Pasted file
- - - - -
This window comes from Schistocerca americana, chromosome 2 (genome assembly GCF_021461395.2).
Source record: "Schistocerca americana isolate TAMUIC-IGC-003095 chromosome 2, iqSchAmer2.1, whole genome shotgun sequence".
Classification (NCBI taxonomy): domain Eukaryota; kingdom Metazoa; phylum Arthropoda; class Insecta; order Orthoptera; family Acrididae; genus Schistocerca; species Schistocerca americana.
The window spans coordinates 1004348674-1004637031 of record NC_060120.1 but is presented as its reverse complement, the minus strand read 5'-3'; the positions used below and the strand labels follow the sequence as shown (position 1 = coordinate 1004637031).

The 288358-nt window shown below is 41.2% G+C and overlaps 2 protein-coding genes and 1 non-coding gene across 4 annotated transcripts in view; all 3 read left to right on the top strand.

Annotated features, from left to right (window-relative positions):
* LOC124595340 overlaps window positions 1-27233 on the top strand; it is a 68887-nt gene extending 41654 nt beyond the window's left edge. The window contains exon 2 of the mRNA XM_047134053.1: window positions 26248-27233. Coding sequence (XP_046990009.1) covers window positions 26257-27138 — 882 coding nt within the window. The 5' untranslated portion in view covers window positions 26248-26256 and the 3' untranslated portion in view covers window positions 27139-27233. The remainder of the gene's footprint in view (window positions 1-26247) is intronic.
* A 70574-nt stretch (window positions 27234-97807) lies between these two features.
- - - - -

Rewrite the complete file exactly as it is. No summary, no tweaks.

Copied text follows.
This window comes from Schistocerca americana, chromosome 2 (genome assembly GCF_021461395.2).
Source record: "Schistocerca americana isolate TAMUIC-IGC-003095 chromosome 2, iqSchAmer2.1, whole genome shotgun sequence".
Classification (NCBI taxonomy): domain Eukaryota; kingdom Metazoa; phylum Arthropoda; class Insecta; order Orthoptera; family Acrididae; genus Schistocerca; species Schistocerca americana.
The window spans coordinates 1004348674-1004637031 of record NC_060120.1 but is presented as its reverse complement, the minus strand read 5'-3'; the positions used below and the strand labels follow the sequence as shown (position 1 = coordinate 1004637031).

The 288358-nt window shown below is 41.2% G+C and overlaps 2 protein-coding genes and 1 non-coding gene across 4 annotated transcripts in view; all 3 read left to right on the top strand.

Annotated features, from left to right (window-relative positions):
* LOC124595340 overlaps window positions 1-27233 on the top strand; it is a 68887-nt gene extending 41654 nt beyond the window's left edge. The window contains exon 2 of the mRNA XM_047134053.1: window positions 26248-27233. Coding sequence (XP_046990009.1) covers window positions 26257-27138 — 882 coding nt within the window. The 5' untranslated portion in view covers window positions 26248-26256 and the 3' untranslated portion in view covers window positions 27139-27233. The remainder of the gene's footprint in view (window positions 1-26247) is intronic.
* A 70574-nt stretch (window positions 27234-97807) lies between these two features.